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Friday, August 14, 2015

Recipe: Molasses Peanut Brittle

Pieces of Molasses Peanut Brittle

Recipe: Molasses Peanut Brittle

Sweet and salty treats! I've said it before, and I'll say it again: That pairing is Confectionary Crack. Combined with my love affair with Peanuts, and it's no wonder that I find Peanut Brittle to be one of the most irresistible Caramel creations possible.

Brittle is a logical conclusion to a week-long run on all things Caramel. What's different between a crunchy Brittle and a chewy Caramel? It's really just a matter of a little more heat. When you boil out a touch more water, what was once a chewy candy sets hard and, well, brittle.

Isn't sugar amazing? Say, "yes!"

Sugar, Molasses, Glucose, Butter and Molasses for Brittle
As I recommended with the recipe for Soft Caramel Pecan Chews, if you've not yet read the overview on Caramel, now would be a good time. You'll find it's helpful to know what you're working with before you start. 

If you're all read up, then start by making a basic Caramel. Unlike the recipes for the Basic Caramel Sauce and the Soft Caramel Pecan Chews, this recipes begins with almost all of the ingredients boiling in the same pot.

The Molasses in this recipe adds another twist (a tasty one). Molasses is a by-product of the sugar refining process. Its rich, complex flavor can add a tremendous depth to Caramel products. But the dark color makes it impossible to gauge the cooking process by sight alone. If you don't already have one, now would be a good time to buy a candy thermometer.

Baking Powder Added to Caramel
Heat the Caramel until it reaches 350 degrees Fahrenheit (177 degrees Celsius). Once at temperature, remove the pot from the heat and actively whisk in the Baking Powder and Salt.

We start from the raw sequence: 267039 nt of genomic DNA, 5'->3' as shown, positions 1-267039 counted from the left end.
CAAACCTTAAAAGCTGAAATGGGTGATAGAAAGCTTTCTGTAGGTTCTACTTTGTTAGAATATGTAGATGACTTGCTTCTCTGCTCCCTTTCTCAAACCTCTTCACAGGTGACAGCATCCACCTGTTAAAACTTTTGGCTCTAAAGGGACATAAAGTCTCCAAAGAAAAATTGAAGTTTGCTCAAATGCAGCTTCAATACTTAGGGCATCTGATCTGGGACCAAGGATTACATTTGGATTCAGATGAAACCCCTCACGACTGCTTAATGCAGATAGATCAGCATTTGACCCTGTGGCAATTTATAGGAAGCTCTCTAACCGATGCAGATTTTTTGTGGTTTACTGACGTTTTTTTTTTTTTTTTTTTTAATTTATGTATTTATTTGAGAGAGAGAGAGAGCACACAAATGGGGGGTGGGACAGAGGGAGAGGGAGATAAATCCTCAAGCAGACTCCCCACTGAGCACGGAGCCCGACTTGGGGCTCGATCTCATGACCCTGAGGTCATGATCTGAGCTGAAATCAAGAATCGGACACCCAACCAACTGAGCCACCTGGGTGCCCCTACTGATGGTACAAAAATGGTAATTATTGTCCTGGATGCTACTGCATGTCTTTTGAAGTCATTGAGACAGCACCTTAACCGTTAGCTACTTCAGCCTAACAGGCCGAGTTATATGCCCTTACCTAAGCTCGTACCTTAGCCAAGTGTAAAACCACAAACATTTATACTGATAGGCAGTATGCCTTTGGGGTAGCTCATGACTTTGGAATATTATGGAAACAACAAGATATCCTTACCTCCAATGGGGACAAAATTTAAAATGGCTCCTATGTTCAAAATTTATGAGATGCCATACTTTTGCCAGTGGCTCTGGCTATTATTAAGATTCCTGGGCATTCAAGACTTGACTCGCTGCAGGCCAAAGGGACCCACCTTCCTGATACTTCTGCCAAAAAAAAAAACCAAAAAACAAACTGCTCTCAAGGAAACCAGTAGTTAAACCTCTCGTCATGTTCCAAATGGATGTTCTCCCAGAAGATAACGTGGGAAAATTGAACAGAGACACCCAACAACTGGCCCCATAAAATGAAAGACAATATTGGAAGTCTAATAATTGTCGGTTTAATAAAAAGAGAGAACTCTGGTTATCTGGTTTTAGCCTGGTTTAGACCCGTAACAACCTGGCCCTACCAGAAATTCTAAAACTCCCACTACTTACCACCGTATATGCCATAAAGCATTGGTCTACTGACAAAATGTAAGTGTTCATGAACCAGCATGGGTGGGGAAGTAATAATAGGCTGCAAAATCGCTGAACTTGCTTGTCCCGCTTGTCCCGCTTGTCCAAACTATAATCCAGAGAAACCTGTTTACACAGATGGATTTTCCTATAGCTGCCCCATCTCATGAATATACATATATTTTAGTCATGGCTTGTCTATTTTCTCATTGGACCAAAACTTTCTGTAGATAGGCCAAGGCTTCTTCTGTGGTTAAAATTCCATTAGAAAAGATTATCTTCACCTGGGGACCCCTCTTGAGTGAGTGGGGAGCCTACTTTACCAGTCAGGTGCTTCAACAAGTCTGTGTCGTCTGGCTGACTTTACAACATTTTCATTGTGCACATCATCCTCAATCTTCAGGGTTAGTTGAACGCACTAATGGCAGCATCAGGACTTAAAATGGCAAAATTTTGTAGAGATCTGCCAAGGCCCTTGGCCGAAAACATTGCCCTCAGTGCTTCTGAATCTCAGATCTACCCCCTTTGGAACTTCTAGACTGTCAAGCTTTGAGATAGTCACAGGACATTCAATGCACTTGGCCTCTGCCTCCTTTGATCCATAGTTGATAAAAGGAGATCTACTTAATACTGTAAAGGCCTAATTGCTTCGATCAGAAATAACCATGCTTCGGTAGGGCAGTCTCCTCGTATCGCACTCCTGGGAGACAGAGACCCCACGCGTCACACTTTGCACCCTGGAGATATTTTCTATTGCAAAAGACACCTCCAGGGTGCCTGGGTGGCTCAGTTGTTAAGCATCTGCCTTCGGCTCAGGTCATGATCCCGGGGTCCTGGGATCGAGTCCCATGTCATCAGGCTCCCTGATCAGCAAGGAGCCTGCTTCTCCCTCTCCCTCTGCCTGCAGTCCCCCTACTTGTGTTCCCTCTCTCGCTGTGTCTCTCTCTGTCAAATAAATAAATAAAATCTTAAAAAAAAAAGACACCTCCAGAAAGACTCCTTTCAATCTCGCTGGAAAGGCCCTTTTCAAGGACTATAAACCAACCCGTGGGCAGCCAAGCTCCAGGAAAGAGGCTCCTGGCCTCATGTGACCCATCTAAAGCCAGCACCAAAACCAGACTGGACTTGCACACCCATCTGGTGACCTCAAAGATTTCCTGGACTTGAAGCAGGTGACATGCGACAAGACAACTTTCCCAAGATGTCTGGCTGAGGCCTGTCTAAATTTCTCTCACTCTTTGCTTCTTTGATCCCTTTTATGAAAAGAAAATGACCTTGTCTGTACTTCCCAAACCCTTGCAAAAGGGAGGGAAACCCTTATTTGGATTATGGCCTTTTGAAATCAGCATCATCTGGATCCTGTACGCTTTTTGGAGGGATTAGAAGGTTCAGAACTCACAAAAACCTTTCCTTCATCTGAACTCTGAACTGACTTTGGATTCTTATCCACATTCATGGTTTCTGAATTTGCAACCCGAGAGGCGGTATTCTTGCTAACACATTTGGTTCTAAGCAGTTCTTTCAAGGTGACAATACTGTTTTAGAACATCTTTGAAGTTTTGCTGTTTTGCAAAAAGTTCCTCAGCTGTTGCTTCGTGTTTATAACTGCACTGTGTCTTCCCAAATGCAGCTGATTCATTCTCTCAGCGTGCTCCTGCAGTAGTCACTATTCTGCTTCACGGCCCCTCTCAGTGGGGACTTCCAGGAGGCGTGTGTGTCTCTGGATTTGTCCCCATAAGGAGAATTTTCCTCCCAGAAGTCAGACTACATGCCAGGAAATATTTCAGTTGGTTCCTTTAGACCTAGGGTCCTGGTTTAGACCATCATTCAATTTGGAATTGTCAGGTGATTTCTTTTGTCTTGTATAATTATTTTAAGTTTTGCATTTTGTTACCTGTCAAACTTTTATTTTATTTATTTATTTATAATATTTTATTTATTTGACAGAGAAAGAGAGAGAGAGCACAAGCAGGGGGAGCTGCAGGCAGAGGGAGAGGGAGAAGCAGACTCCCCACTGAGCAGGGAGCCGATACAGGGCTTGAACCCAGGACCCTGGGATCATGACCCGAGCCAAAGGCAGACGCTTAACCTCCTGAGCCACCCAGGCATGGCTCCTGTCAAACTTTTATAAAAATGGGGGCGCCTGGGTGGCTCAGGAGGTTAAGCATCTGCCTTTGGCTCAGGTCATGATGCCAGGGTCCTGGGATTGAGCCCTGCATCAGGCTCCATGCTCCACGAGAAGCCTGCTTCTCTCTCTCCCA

The mixture will foam as the Baking Powder reacts with the remaining water content in the Caramel, giving off carbon dioxide gas. Those little gas bubbles will get trapped in the Caramel as it hardens, making it easier on the teeth!

Coating Roasted Peanuts with Caramel
As soon as the Baking Powder and Salt are fully incorporated, pour the Peanuts into the Caramel, stirring actively with a wooden spoon.

Hot Peanut Brittle on a Silpat
Once the Peanuts are well coated in Caramel, pour the hot Brittle out onto a clean silpat (or a sheet tray sprayed with non-stick spray)

Spread the Brittle into a single layer of Peanuts. Be careful, because the Brittle will be extremely hot. The easiest way to spread the Brittle is to cover it with a second silpat and use a rolling pin to spread the nuts.

Sheet of Molasses Peanut Brittle
Allow the Brittle to cool on the silpat. It will set hard. When the Brittle is completely cool, remove it from the silpat and break it into pieces.

The Brittle will keep for weeks when stored in a cool, dry place in an airtight container or plastic freezer bag.

- The Recipe -

Molasses Peanut Brittle:

Yield: 1,000g

  • Sugar: 400g (2 Cups)
  • Corn Syrup / Glucose: 80g (4 Tbls)
  • Molasses: 45g (2 Tbls)
  • Water: 120g (0.5 Cup)
  • Butter, cubed: 115g (1 Stick / 0.5 Cups)

  • Baking Powder: 5g (1 Tsp)
  • Salt: 12g (2 Tsp)

  • Peanuts, roasted: 450g (1 pound)


1. If not pre-roasted, gently toast the Peanuts for 5-7 minutes in a 350 degree Fahrenheit oven and set them aside.

2. Put the Sugar, Corn Syrup, Molasses, Butter and Water in a large, clean pot and gently stir to combine. 

Chef's Note: It is extremely important to use a pot that can hold nearly 3x the volume of your ingredients. Later, when you add the Baking Powder, the mixture will foam and increase in volume. The pot should also be free of any debris, which could cause the Caramel to crystallize.

3. Heat the ingredients to 350 degrees Fahrenheit (177 degrees Celsius). As soon as the Caramel reaches temperature, remove the pot from the heat and whisk in the Baking Powder and Salt.

4. Once the Baking Powder and Salt are fully incorporated, add the Peanuts and stir them with a wooden spoon until they are well coated with the Caramel.

5. Pour the Brittle out onto a silpat and spread it into a single layer.

6. Allow the Brittle to cool. It will set hard. When the Brittle is completely cool, break it into smaller pieces.


- The Brittle will keep for many weeks when stored in a cool, dry place in an airtight container or freezer bag.

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